# Compare Two Lists Element-Wise in Python (2 Examples)

In this Python programming tutorial youâ€™ll learn how to compare each element pair across two lists.

The post is structured as follows:

## Example Data

In this section, we will introduce three lists as first two lists are of the same length, while the third one is longer than others.

```list1 = [1, 2, 3, 4, 6]                                           # create list
list2 = [1, 2, 3, 4, 5]                                           # create list in same length
list3 = [1, 2, 3, 4, 5, 6]                                        # create list in different length```

As seen, three lists: `list1`, `list2` and `list3` have been defined, where `list3` is longer than the others.

Next, we will perform an element-wise comparison between lists using the zip function. Letâ€™s take a look!

## Example 1: Element-Wise Comparison of Lists Using zip

The zip function will pair up the elements of two lists, allowing for a direct comparison. The enumerate function will help us keep track of the current index during iteration.

Letâ€™s see how these two functions assist with comparing the elements pairwise when embedded into a for loop.

```for i, (a, b) in enumerate(zip(list1, list2)):                    # compare list1 and list2
if a == b:
print(f"Element {i}: Equal")
elif a > b:
print(f"Element {i}: List1 is greater")
else:
print(f"Element {i}: List2 is greater")
# Element 0: Equal
# Element 1: Equal
# Element 2: Equal
# Element 3: Equal
# Element 4: List1 is greater```

As celarly seen, the execution returned a result for each element comparison. You can call that `list1` and `list2` have seme lenghts. What if the lists were not in the same length?

Letâ€™s run the same code script this time for `list1` and `list3` and see how the `zip` funciton pairs lists with different sizes.

```for i, (a, b) in enumerate(zip(list1, list3)):                    # compare list1 and list3
if a == b:
print(f"Element {i}: Equal")
elif a > b:
print(f"Element {i}: List1 is greater")
else:
print(f"Element {i}: List3 is greater")
# Element 0: Equal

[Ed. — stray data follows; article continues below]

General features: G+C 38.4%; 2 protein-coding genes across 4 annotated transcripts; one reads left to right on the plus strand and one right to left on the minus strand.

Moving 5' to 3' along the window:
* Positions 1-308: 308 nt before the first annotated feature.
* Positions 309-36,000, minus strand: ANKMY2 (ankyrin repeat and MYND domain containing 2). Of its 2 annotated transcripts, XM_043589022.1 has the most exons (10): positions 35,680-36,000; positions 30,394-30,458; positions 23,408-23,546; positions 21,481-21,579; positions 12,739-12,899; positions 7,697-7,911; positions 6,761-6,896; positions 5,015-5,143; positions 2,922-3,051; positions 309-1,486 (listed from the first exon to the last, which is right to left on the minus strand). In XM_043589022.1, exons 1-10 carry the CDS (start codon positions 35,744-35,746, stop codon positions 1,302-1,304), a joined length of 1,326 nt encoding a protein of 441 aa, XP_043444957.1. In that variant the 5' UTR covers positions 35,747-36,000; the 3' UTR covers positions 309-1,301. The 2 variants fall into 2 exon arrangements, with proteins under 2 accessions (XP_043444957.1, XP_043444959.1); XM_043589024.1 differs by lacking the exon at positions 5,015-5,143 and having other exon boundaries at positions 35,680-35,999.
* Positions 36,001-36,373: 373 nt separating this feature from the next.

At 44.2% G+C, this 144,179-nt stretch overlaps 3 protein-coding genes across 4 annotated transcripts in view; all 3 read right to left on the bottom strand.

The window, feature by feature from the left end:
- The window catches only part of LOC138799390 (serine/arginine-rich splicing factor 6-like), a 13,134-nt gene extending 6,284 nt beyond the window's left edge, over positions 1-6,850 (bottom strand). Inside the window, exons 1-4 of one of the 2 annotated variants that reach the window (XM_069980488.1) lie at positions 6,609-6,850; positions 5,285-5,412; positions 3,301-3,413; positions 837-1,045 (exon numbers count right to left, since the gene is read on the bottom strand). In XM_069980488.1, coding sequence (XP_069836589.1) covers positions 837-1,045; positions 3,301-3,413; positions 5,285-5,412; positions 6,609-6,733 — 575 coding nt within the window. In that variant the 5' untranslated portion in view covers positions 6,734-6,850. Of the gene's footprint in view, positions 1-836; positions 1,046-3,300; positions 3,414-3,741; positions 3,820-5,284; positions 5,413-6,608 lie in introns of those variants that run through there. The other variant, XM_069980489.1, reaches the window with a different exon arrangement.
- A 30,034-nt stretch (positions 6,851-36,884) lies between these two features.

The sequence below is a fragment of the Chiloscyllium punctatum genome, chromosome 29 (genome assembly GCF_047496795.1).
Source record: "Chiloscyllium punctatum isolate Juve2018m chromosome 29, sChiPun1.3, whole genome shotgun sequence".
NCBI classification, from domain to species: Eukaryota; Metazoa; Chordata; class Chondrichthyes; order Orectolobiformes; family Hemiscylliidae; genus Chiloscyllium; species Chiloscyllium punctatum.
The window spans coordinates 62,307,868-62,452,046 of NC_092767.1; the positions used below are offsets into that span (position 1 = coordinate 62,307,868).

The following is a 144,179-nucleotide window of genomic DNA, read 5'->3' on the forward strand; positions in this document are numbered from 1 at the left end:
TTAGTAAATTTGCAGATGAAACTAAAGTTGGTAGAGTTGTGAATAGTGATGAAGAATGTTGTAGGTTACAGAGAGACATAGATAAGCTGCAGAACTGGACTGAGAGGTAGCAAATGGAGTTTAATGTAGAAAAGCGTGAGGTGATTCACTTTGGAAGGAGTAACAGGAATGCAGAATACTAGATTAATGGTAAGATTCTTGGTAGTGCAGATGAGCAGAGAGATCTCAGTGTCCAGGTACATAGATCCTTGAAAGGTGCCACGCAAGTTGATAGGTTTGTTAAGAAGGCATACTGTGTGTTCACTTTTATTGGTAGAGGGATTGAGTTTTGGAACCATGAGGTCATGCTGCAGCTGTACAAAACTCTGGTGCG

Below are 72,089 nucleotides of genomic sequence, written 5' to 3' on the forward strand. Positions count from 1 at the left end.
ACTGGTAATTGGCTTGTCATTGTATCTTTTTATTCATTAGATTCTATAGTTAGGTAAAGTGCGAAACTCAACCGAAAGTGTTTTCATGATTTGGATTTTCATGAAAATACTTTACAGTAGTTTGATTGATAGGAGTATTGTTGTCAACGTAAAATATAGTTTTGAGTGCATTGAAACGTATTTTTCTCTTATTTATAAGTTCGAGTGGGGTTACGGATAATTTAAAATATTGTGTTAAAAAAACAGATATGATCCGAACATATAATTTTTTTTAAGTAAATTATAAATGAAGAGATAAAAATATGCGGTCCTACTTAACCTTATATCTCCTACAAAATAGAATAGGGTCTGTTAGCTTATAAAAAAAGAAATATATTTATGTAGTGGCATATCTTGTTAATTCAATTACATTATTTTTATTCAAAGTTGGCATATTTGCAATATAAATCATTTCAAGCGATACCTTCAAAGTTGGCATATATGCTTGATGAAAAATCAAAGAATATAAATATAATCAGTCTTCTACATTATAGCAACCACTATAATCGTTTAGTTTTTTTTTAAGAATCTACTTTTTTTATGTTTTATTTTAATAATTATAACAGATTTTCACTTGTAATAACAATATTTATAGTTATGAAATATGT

# Element 1: Equal
# Element 2: Equal
# Element 3: Equal
# Element 4: List1 is greater```

You can observe how the extra element in `list3` was ignored and relatedly, the same output was returned. This is because `zip` truncates the comparison to the shorter list, meaning the extra elements in the longer `list3` are ignored.

To avoid truncating the comparison and ensure that all elements in both lists are considered, we can use the zip_longest function from the itertools module.

Letâ€™s see how it works!

## Example 2: Element-Wise Comparison of List Using zip & Missingness Message

In this section, we will employ `itertools.zip_longest` to compare list1 and list3. The advantage of zip_longest over the basic zip is evident: it does not truncate the lists. Instead, for the shorter list, it fills in with a default value None.

`import itertools                                                  # import itertools module`
```for i, (a, b) in enumerate(itertools.zip_longest(list1, list3)):  # compare list1 and list3
if a is None:
print(f"Element {i}: List1 has a missing element. List3's element is {b}.")
elif b is None:
print(f"Element {i}: List3 has a missing element. List1's element is {a}.")
elif a == b:
print("Equal")
elif a > b:
print("List1 is greater")
else:
print("List3 is greater")
# Equal
# Equal
# Equal
# Equal
# List1 is greater
# Element 5: List1 has a missing element. List3's element is 6.```

As the loop progresses with the help of `enumerate`, it checks for missing elements in either list, indicating which list lacks an element and at which position.

If both lists have elements at a particular position, they are directly compared, and the relationship is printed out.

The result provides a comprehensive understanding of the relative contents and sizes of the two lists.

## Video & Further Resources

Do you want to learn more about the comparison of lists element-wise? Then I can recommend watching the following video instruction on my YouTube channel. In the video, I explain the Python codes of this tutorial.

In addition, you might have a look at some of the other articles on my website. I have released numerous related posts already:

Summary: You have learned in this tutorial how to check the element-wise equivalence of lists in the Python programming language. In case you have any further questions, please let me know in the comments.

This page was created in collaboration with Cansu Kebabci. Have a look at Cansuâ€™s author page to get more information about her professional background, a list of all his tutorials, as well as an overview on her other tasks on Statistics Globe.

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